Tuesday, December 19, 2006

What gets reported and in what language?

Chuck Strouse, the editor of the Miami New Times brings something to the attention of Herald Watch in a blog post today.

Over the last several days TMH has published a series of stories about Radio/TV Martí and their parent organization, the Office of Cuba Broadcasting (OCB). The stories allege shady financial dealings, cronyism at the organization and a lack of balance in the programs transmitted by its broadcasters.

The thing is that ENH has not published any of these stories or the details found in them.

Herald Watch readers already know that one of the big problems at MHMC, as I see it, is the lack of coordination between the two papers. The standard fall-back argument from executives at the company is that the two papers are independent of each other, with their own editors and editorial boards. And I suppose there is some merit to the idea, particularly because it gives ENH freedom to report stories that are more important to its target audience instead of being merely a translation shop.

In the past I have advocated for some sort of liaison editor that would bring be able to introduce important stories into one paper that originated in the other.

In this particular case it appears that ENH has been reluctant to run the stories that attack OCB because of the fallout from the Martí Moonlighters affair in which ENH lost a significant number of subscribers when it published a controversal piece by TMH reporter Oscar Corral.

The Corral story resulted in the firing and subsequent re-hiring of 3 ENH journalists for supposed ethics violations because they moonlighted for OCB. Cuban-Americans, which make up a good proportion of ENH's readership, have fond feelings for the idea of Radio/TV Martí if not their results. Many Cubans were outraged by the attacks on Radio/TV Martí and defended the implicated journalists.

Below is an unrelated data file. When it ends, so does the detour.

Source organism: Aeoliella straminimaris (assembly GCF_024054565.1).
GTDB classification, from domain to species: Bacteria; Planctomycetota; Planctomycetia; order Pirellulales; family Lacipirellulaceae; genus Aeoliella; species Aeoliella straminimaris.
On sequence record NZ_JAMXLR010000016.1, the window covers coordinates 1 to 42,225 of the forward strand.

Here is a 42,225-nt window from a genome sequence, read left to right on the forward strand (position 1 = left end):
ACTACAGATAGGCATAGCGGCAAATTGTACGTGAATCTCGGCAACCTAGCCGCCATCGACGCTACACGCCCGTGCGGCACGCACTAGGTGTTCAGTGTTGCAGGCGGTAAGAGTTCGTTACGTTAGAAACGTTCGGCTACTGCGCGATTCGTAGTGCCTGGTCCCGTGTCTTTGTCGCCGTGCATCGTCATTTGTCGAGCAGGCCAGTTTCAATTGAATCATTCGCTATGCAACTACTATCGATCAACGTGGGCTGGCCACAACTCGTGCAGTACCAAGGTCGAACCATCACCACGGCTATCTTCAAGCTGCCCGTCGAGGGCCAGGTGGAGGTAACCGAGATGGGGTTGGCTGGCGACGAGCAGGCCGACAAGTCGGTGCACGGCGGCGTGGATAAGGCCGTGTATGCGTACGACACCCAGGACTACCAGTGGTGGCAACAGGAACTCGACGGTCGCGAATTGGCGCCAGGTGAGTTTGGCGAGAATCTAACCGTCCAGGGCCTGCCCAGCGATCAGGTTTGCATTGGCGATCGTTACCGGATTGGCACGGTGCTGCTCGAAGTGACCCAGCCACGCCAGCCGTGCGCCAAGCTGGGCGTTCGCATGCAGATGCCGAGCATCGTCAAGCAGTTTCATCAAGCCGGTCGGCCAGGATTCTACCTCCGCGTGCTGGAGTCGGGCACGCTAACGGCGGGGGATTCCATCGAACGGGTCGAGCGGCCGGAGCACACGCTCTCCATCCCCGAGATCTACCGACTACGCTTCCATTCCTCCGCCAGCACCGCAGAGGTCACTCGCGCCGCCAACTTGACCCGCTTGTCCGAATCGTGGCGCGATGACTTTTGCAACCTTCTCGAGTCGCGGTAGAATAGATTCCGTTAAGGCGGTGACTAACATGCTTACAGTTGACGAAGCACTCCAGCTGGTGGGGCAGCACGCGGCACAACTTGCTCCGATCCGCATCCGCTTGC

But it doesn't look good that now ENH has, to date, decided to avoid publishing the articles (many penned by Corral himself) about the alleged irregularities at OCB in a form of "soft self-censorship."

It should be noted that TMH did engage in its fair share of "soft censorship" during the Martí Moonlighters scandal by not running many articles or columns (in the days subsequent to the intitial Corral report) that could have provided more balance to the story. Many times when such an article or column did run in TMH it was days after ENH published it.

1 comment:

heraldphobe said...

Deliberate or not, malicious or not, the Miami Herald's timing for the whole recent series of essentially anti-exile pieces couldn't be better--for the Cuban dictatorship, that is. It's impossible not to be suspicious, let alone offended.

Whatever the Herald's motivations or intentions may be, it is, in effect, acting against the wishes and interests of the Cuban-American community with regard to Cuba and its cause. It is up to that community, out of self-respect if nothing else, to respond accordingly. This is not rocket science.

El Nuevo Herald director Humberto Castello inspires increasingly less confidence. He's made a number of dubious moves, not just concerning the goings-on at the other Herald. Maybe his hands are tied, maybe it's a character issue, maybe both.

The bottom line is that the Cuban-American community is being poorly served by the Herald organization, and in some respects, it is clearly being antagonized. Why Cuban-Americans continue doing business with the Herald is a rather troubling question.